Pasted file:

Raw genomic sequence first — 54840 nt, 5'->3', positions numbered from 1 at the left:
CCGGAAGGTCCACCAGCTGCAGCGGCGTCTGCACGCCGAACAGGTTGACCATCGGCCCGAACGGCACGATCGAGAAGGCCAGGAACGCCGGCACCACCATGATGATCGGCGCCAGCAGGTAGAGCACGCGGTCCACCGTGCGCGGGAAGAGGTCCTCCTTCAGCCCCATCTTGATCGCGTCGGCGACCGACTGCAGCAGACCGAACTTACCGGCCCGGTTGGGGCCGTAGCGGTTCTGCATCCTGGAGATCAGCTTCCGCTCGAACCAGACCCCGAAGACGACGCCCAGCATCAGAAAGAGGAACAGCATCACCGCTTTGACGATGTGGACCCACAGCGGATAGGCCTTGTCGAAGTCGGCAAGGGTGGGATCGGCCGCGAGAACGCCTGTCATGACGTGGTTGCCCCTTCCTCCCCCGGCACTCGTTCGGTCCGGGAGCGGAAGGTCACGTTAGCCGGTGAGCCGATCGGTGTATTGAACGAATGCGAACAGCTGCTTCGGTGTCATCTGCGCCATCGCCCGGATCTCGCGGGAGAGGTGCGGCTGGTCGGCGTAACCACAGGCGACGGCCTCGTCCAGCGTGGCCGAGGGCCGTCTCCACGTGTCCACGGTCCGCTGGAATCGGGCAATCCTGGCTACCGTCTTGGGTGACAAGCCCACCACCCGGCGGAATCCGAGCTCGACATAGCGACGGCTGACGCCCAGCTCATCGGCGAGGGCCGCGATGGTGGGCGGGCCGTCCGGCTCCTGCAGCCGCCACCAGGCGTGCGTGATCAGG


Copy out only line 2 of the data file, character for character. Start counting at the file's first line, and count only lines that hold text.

CCGGAAGGTCCACCAGCTGCAGCGGCGTCTGCACGCCGAACAGGTTGACCATCGGCCCGAACGGCACGATCGAGAAGGCCAGGAACGCCGGCACCACCATGATGATCGGCGCCAGCAGGTAGAGCACGCGGTCCACCGTGCGCGGGAAGAGGTCCTCCTTCAGCCCCATCTTGATCGCGTCGGCGACCGACTGCAGCAGACCGAACTTACCGGCCCGGTTGGGGCCGTAGCGGTTCTGCATCCTGGAGATCAGCTTCCGCTCGAACCAGACCCCGAAGACGACGCCCAGCATCAGAAAGAGGAACAGCATCACCGCTTTGACGATGTGGACCCACAGCGGATAGGCCTTGTCGAAGTCGGCAAGGGTGGGATCGGCCGCGAGAACGCCTGTCATGACGTGGTTGCCCCTTCCTCCCCCGGCACTCGTTCGGTCCGGGAGCGGAAGGTCACGTTAGCCGGTGAGCCGATCGGTGTATTGAACGAATGCGAACAGCTGCTTCGGTGTCATCTGCGCCATCGCCCGGATCTCGCGGGAGAGGTGCGGCTGGTCGGCGTAACCACAGGCGACGGCCTCGTCCAGCGTGGCCGAGGGCCGTCTCCACGTGTCCACGGTCCGCTGGAATCGGGCAATCCTGGCTACCGTCTTGGGTGACAAGCCCACCACCCGGCGGAATCCGAGCTCGACATAGCGACGGCTGACGCCCAGCTCATCGGCGAGGGCCGCGATGGTGGGCGGGCCGTCCGGCTCCTGCAGCCGCCACCAGGCGTGCGTGATCAGG